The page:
Skills for a better future

Helping youngsters acquire the skills they need to be employed
Unemployment, especially among young people is very high in Uganda. The Uganda Bureau of Statistics estimates that 64% of the unemployed are between the age of 18 and 30 years. Uganda has the second youngest population in the world. Ugandan youth account for 7 million out of the total population of 39 million. This is a huge challenge for the Ugandan government especially given the rapid growth of the population.

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One of the problems is that many youths do not have the skills employers are looking for. This is due to the disconnect between the degree achieved and the vocational skills needed for the jobs that are in demand for workers. The Ugandan government is aware of this challenge and is implementing a 10-year strategic plan known as 'Skilling Uganda'. BTC supports the government’s call for more skilled youth and works closely with the Ministry of Education and Sports to improve the quality of the Ugandan vocational education and training on both the local and government level.

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Currently vocational training is not popular among Ugandan youth. It is mostly regarded inferior compared to a university degree. A change in thinking is needed. Uganda doesn't only rely on doctors and lawyers. Good welders, carpenters, electricians and others are as vital to the development of a country such as this. In general, these vocations provide more employment opportunities and the option of becoming self-employed.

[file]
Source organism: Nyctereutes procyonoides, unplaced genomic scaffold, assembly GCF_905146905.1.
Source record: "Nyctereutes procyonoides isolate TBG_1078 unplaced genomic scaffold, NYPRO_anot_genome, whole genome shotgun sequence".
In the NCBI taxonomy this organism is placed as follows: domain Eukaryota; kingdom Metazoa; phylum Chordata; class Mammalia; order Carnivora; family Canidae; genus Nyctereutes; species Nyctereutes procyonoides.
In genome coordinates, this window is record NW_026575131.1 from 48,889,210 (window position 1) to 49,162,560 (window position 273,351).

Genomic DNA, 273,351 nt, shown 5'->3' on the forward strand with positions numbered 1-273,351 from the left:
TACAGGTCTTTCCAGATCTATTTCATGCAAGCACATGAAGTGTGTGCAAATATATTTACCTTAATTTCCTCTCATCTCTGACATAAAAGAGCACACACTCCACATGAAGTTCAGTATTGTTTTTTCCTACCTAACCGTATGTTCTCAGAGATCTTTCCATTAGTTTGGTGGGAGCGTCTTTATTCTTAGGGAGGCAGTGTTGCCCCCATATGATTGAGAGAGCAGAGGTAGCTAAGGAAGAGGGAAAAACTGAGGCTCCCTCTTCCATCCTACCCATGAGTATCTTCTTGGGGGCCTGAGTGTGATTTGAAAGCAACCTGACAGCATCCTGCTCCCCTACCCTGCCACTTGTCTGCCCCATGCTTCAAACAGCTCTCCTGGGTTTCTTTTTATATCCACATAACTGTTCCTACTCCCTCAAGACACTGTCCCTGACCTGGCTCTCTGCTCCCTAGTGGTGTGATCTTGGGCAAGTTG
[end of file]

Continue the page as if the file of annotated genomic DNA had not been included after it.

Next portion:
Skilling Uganda firmly believes in the need for a paradigm shift. BTC in partnership with the Ministry of Education and Sports are working with 5 technical colleges in the Western region of the country; and 2 colleges in Karamoja – northern Uganda to become Centers of Excellence. This will spread a positive image for vocational training skills and will boost the number of young girls and boys being trained in the skills they want to acquire. This effort is funded by the Belgian Government, Irish Government and the European Union Trust Fund (EUTF).

Granting girls equal access to training

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Today vocational training is mostly taken up by boys. Girls account for only about one fourth in public vocational training centers. Most of them are concentrated in what is called: 'traditionally female occupations'. 

 BTC and the Government of Uganda want to make sure both boys and girls have the opportunity to study what they want. Girls should be able to aspire to o become engineers, car mechanics, or welders, while on the other hand boys can be seamstresses, hairdressers or cooks. 

Hawa has a passion for architecture and is now studying to become one at Kyema technical college Masindi.

"I have always known I wanted to be an architect. The fact that I'm a girl shouldn't hold me back. I want to do what is in my heart."  - Hawa, architecture student at Kyema technical college, Masindi. 

Partner up with the private sector

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A lot of public vocational training centers are managed as an ordinary school. This has not always been effective. Therefore, BTC is encouraging Public-Private Partnerships. Engaging employers and the business community is very important. Employers are looking for skilled personnel and students need access to actual work-based learning. This win-win collaboration is currently underutilized. 

One of the ways to promote a better relationship between vocational training centers and the private sector is to get people from the private sector on board in the Governing Councils of the vocational training centers or get private sector practitioners to become part-time instructors at the colleges. This way, it becomes easier to adjust vocational curricula to the changing needs of the labor market. 

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